Things like a 100% bond portfolio, an over-inflated bank account or a portfolio consisting of mostly fixed annuities may help you to sleep well in your 60’s but in your 80’s and 90’s.. you better hope that inflation doesn’t go wild.
3. Healthcare Costs
Healthcare in the United States is broken. The cost of going to the doctor for an emergency costs more than what over 77% of Americans have in emergency savings these days and to most people’s surprise, Medicare can only barely be called health insurance and it’s only getting worse. Without proper planning, one major medical bill could ruin your retirement and rid your children of an inheritance.
Based on a survey by bankrate.com, less than 1/2 American households have $1,000 in emergency savings and based on a study by ehealthinsurance.com in 2020, the average annual deductible for single, individual coverage is $4,364 and $8,439 for family coverage. What does this tell us?
Healthcare is tragically unaffordable in the United States for everyone; retirees included.
What does this all mean to you?
It means you have to plan for high healthcare costs in retirement just in case.
The way we plan for high healthcare costs is choosing the appropriate insurance policy to cover all the things that Medicare doesn’t.
If you’d like to review the list of things that Medicare doesn’t cover, click here. I don’t have sufficient space in this blog article to list it all.
The two general types of insurance policies you can purchase to cover what Medicare doesn’t are:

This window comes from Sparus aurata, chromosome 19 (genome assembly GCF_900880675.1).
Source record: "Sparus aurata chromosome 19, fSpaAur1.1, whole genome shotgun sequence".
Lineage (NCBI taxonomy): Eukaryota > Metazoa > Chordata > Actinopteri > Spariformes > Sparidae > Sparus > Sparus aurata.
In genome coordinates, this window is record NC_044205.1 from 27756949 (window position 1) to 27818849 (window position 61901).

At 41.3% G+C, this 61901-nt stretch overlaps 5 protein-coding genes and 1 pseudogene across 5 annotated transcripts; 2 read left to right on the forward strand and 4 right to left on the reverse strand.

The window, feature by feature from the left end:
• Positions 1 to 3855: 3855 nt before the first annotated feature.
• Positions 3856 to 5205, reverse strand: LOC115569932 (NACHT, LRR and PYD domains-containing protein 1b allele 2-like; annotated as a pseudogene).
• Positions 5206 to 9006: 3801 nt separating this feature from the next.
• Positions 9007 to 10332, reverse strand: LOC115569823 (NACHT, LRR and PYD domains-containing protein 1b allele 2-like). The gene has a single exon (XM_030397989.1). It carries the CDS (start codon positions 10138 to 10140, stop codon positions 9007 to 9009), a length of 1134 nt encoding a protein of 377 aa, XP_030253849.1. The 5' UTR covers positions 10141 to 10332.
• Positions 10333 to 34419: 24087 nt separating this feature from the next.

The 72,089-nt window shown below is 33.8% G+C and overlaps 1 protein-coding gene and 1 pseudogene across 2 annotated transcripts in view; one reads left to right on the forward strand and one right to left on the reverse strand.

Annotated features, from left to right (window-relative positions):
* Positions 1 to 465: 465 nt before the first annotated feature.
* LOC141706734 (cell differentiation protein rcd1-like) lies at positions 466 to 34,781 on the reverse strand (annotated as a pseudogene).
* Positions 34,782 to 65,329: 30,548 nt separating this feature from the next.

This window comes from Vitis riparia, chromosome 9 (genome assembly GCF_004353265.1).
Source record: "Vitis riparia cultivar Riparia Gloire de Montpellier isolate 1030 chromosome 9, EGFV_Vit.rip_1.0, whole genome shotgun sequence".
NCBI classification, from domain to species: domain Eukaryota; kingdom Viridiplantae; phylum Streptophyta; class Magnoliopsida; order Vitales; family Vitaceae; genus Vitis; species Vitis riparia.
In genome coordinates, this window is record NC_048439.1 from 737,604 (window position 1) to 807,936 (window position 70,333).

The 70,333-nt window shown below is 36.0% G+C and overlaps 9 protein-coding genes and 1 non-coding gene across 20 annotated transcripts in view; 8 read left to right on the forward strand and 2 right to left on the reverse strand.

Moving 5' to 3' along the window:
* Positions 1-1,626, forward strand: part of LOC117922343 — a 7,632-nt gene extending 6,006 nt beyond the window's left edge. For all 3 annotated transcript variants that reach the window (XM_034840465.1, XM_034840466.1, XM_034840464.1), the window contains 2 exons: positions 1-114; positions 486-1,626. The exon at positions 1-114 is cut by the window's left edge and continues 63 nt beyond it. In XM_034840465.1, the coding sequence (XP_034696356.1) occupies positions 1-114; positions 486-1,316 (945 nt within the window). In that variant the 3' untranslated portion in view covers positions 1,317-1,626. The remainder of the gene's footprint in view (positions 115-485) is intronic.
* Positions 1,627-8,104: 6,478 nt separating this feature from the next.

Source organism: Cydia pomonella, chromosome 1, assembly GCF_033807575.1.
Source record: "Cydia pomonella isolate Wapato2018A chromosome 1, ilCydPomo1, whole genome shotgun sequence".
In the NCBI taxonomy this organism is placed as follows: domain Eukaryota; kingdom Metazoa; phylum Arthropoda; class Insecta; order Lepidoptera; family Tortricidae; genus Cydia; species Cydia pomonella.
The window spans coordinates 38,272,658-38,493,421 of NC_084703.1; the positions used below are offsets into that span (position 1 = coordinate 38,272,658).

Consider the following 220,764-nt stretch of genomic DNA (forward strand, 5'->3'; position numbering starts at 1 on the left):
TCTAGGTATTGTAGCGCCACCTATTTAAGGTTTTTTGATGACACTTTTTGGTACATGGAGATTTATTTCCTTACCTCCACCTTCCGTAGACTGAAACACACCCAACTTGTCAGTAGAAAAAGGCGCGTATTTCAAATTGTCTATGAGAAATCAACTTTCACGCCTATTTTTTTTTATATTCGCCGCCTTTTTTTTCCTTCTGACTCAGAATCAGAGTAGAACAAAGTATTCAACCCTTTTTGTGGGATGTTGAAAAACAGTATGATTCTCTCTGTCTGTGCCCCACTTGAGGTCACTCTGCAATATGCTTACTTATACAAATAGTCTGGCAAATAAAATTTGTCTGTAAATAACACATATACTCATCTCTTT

- Medicare Advantage Plans
- Medicare Supplement Plans
The difference may astound you.
Medicare advantage are typically less expensive and operate more like your typical employer provided HMO health insurance policy with deductibles, coinsurance and preferred providers. A few side benefits of Medicare Advantage are, they typically include things like Dental, Optical among many other benefits. Also, they’re easier to file a claim than the other alternative because they’re managed by one company rather than Medicare + another. The big downside is, you typically have to stay in network which can get tricky because what if you need a specialized professionals help that’s out of network to save you or your spouse’s life? I guess you’ll either go bankrupt or just have to settle and hope that staying in network is good enough. In my opinion, I’m not a huge fan of that answer. Life is short and it’s nice to give ourselves a chance to make it a little less short.
The other alternative is Medicare Supplement Plans. The main benefit of these are that you can go to any healthcare provider that accepts Medicare (and basically all of them do). This means that you can go to the best doctor in the country to solve your xyz problem and you’re giving yourself the best chance of survival which is great. In addition, the max out of pocket is typically far lower (if anything at all) and it’s not that complicated to use (contact the provider and have them pay the hospital or reimburse you).
The big downside? It’s typically more expensive (occasionally, a lot more) and you may not use it as much you think (what if you have a short retirement).
There are tons of different Medicare Advantage and Medicare Supplement plans out there and they differ not just by state but by county so there is no silver bullet in any strategy to cover healthcare costs in retirement. Each strategy deserves time, care and analysis. This is the kind of thing you’d expect someone like Progress Wealth Management to help with. We’re not paid on commission to sell anything and we’ll help you make the right decision for you.
4. Long Term Care Costs